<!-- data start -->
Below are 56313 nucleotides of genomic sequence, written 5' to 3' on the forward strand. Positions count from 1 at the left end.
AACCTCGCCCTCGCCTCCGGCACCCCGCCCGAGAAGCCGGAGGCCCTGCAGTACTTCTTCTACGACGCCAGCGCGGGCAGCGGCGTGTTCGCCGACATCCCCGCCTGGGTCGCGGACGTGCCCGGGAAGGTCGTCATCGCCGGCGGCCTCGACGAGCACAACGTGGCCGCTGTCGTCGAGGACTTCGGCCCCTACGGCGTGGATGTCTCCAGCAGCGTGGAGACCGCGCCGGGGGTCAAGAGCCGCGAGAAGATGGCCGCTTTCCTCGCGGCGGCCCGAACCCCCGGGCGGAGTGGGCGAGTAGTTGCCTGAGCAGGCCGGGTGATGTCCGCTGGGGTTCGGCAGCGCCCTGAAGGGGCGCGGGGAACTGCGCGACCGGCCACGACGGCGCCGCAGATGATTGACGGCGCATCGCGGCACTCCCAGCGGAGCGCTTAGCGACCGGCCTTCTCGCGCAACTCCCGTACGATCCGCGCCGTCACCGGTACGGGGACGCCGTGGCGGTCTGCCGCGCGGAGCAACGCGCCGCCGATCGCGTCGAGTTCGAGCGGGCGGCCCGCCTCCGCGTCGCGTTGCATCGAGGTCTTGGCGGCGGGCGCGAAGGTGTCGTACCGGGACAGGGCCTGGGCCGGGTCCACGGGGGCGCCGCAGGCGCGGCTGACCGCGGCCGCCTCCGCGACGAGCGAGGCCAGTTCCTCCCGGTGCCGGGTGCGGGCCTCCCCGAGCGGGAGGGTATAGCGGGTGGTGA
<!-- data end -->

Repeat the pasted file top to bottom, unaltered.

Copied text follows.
Below are 56313 nucleotides of genomic sequence, written 5' to 3' on the forward strand. Positions count from 1 at the left end.
AACCTCGCCCTCGCCTCCGGCACCCCGCCCGAGAAGCCGGAGGCCCTGCAGTACTTCTTCTACGACGCCAGCGCGGGCAGCGGCGTGTTCGCCGACATCCCCGCCTGGGTCGCGGACGTGCCCGGGAAGGTCGTCATCGCCGGCGGCCTCGACGAGCACAACGTGGCCGCTGTCGTCGAGGACTTCGGCCCCTACGGCGTGGATGTCTCCAGCAGCGTGGAGACCGCGCCGGGGGTCAAGAGCCGCGAGAAGATGGCCGCTTTCCTCGCGGCGGCCCGAACCCCCGGGCGGAGTGGGCGAGTAGTTGCCTGAGCAGGCCGGGTGATGTCCGCTGGGGTTCGGCAGCGCCCTGAAGGGGCGCGGGGAACTGCGCGACCGGCCACGACGGCGCCGCAGATGATTGACGGCGCATCGCGGCACTCCCAGCGGAGCGCTTAGCGACCGGCCTTCTCGCGCAACTCCCGTACGATCCGCGCCGTCACCGGTACGGGGACGCCGTGGCGGTCTGCCGCGCGGAGCAACGCGCCGCCGATCGCGTCGAGTTCGAGCGGGCGGCCCGCCTCCGCGTCGCGTTGCATCGAGGTCTTGGCGGCGGGCGCGAAGGTGTCGTACCGGGACAGGGCCTGGGCCGGGTCCACGGGGGCGCCGCAGGCGCGGCTGACCGCGGCCGCCTCCGCGACGAGCGAGGCCAGTTCCTCCCGGTGCCGGGTGCGGGCCTCCCCGAGCGGGAGGGTATAGCGGGTGGTGA